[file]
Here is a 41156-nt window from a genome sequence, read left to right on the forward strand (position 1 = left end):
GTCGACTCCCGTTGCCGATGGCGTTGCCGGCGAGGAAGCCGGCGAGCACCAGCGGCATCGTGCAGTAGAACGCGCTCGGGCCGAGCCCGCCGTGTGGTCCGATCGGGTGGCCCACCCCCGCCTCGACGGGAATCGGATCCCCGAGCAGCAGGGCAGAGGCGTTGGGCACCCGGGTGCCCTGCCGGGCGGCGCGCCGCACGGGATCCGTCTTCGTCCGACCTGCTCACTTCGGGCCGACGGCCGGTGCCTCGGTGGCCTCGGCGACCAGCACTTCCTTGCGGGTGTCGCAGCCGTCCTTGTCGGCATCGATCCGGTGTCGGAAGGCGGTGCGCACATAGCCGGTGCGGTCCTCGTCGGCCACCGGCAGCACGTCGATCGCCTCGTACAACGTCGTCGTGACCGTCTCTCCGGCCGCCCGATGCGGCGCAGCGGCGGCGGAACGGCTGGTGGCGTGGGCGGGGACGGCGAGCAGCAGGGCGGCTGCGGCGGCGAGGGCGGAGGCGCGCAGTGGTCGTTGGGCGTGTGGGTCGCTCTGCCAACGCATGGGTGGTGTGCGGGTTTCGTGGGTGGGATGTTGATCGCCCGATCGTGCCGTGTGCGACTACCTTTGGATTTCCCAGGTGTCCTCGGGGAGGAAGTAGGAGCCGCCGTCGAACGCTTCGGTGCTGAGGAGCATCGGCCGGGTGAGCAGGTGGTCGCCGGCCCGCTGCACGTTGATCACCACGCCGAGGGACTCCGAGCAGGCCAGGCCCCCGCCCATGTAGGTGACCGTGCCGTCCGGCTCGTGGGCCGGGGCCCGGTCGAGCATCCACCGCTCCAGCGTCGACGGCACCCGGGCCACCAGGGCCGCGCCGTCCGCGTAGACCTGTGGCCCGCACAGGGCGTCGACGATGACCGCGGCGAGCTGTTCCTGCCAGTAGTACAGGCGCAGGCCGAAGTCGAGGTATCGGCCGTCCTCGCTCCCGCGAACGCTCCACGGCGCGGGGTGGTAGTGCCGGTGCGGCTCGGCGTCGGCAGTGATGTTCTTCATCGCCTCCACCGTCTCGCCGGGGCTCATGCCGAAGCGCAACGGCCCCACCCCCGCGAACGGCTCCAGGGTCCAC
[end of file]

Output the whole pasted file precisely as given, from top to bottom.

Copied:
Here is a 41156-nt window from a genome sequence, read left to right on the forward strand (position 1 = left end):
GTCGACTCCCGTTGCCGATGGCGTTGCCGGCGAGGAAGCCGGCGAGCACCAGCGGCATCGTGCAGTAGAACGCGCTCGGGCCGAGCCCGCCGTGTGGTCCGATCGGGTGGCCCACCCCCGCCTCGACGGGAATCGGATCCCCGAGCAGCAGGGCAGAGGCGTTGGGCACCCGGGTGCCCTGCCGGGCGGCGCGCCGCACGGGATCCGTCTTCGTCCGACCTGCTCACTTCGGGCCGACGGCCGGTGCCTCGGTGGCCTCGGCGACCAGCACTTCCTTGCGGGTGTCGCAGCCGTCCTTGTCGGCATCGATCCGGTGTCGGAAGGCGGTGCGCACATAGCCGGTGCGGTCCTCGTCGGCCACCGGCAGCACGTCGATCGCCTCGTACAACGTCGTCGTGACCGTCTCTCCGGCCGCCCGATGCGGCGCAGCGGCGGCGGAACGGCTGGTGGCGTGGGCGGGGACGGCGAGCAGCAGGGCGGCTGCGGCGGCGAGGGCGGAGGCGCGCAGTGGTCGTTGGGCGTGTGGGTCGCTCTGCCAACGCATGGGTGGTGTGCGGGTTTCGTGGGTGGGATGTTGATCGCCCGATCGTGCCGTGTGCGACTACCTTTGGATTTCCCAGGTGTCCTCGGGGAGGAAGTAGGAGCCGCCGTCGAACGCTTCGGTGCTGAGGAGCATCGGCCGGGTGAGCAGGTGGTCGCCGGCCCGCTGCACGTTGATCACCACGCCGAGGGACTCCGAGCAGGCCAGGCCCCCGCCCATGTAGGTGACCGTGCCGTCCGGCTCGTGGGCCGGGGCCCGGTCGAGCATCCACCGCTCCAGCGTCGACGGCACCCGGGCCACCAGGGCCGCGCCGTCCGCGTAGACCTGTGGCCCGCACAGGGCGTCGACGATGACCGCGGCGAGCTGTTCCTGCCAGTAGTACAGGCGCAGGCCGAAGTCGAGGTATCGGCCGTCCTCGCTCCCGCGAACGCTCCACGGCGCGGGGTGGTAGTGCCGGTGCGGCTCGGCGTCGGCAGTGATGTTCTTCATCGCCTCCACCGTCTCGCCGGGGCTCATGCCGAAGCGCAACGGCCCCACCCCCGCGAACGGCTCCAGGGTCCAC